I. Availability Heuristic: Availability Heuristic is a logical fallacy that involves a mental lapse when someone evaluates a specific topic based off of the easiest thing to remember or most recent event in his or her mind. This fallacy argues that if something is quickly remembered then it must be more important than things that are not as quick to be remembered. For example, people tend to rely to heavily on current information when forming their argument, making them biased to the latest news. In other words, Availability Heuristic is the fallacy that ideas or concepts that are easier to understand and quicker to recall are more important or valid than things that are not so easily comprehendible.

II. Example (real world): When making a decision on whom to vote for in a presidential election, people could give their vote to the person that they just saw do something good on the news. For example, if someone turns on Fox News and see that Donald Trump has just donated his liver to a dying boy, they could then take this news to the ballot and vote for him because that is the easiest thing to recall at the moment. This would be an example of a voter using Availability Heuristic.

III. Example (Film or literature): The movie Shawshank Redemption uses Availability Heuristic when one of the supporting characters begins to think that the main character, Andy, is going to commit suicide when he had asked for a rope. This actually covers both aspects of this fallacy as the character bases his assumption of Andy committing suicide off the most recent event he could recall. Instead of thinking back for harder-to-recall information like that fact that he had been wrongly accused of murder and had been in jail for almost 20 years and that maybe he was going to use it to escape, he just remembers the one thing that happened previous and becomes convinced that he is going to commit suicide. Furthermore, the character also bases his assumption on a topic that is easier to put together in his mind and makes sense. Well, this is exactly what the fallacy is based on, that easy to understand and comprehend thoughts do not necessarily mean they are right or more important.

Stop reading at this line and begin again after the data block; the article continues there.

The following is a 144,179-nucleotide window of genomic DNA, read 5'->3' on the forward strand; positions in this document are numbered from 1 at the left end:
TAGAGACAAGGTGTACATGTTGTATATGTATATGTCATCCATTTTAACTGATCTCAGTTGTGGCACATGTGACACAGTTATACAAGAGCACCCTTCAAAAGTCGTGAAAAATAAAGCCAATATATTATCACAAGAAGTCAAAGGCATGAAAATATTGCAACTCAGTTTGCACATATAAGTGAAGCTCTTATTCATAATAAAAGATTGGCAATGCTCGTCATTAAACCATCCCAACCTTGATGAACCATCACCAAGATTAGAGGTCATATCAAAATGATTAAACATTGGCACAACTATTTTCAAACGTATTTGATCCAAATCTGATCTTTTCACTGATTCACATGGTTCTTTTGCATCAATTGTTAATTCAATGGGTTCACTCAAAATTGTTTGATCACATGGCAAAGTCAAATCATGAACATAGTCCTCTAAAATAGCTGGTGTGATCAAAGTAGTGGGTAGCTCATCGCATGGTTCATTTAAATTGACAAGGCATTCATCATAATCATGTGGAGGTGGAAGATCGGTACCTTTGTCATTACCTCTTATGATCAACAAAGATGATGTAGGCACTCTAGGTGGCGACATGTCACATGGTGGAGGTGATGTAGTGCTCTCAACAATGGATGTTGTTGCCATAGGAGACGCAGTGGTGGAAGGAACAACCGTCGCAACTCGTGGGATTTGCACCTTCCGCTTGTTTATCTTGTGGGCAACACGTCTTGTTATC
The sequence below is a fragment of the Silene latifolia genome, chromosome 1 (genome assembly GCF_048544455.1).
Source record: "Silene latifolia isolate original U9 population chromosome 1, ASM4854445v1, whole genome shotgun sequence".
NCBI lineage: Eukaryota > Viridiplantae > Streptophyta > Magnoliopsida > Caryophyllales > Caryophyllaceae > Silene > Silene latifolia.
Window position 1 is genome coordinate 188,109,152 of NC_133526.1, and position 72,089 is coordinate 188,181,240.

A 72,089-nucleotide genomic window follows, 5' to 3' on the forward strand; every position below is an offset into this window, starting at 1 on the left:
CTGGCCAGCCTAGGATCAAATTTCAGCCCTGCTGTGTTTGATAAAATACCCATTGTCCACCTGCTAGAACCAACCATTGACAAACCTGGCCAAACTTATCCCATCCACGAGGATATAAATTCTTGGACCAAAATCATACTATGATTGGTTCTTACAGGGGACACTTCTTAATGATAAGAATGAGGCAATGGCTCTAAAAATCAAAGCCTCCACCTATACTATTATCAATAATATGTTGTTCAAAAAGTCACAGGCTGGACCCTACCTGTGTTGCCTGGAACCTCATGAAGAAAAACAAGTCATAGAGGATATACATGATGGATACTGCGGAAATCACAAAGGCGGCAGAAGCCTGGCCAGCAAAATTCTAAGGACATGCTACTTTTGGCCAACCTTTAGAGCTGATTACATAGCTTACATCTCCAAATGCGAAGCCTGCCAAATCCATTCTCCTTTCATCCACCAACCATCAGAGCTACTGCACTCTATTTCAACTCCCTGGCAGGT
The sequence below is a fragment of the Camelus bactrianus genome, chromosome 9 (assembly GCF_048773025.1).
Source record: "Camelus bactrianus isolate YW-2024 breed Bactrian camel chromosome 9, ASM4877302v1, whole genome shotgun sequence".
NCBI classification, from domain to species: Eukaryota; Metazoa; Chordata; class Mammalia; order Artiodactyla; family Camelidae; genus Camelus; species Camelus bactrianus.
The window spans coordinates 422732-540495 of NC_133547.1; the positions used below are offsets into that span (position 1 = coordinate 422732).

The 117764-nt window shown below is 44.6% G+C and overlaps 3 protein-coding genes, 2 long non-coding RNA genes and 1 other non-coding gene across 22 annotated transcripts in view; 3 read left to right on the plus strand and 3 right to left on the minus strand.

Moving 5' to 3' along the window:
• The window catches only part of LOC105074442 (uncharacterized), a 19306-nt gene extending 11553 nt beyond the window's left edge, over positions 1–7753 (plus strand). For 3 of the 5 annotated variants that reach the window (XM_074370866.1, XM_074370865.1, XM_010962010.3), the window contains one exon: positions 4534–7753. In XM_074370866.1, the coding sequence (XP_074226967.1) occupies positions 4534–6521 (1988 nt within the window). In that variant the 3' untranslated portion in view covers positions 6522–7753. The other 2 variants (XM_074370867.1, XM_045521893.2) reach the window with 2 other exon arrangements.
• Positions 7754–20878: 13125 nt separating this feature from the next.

IV. Visual: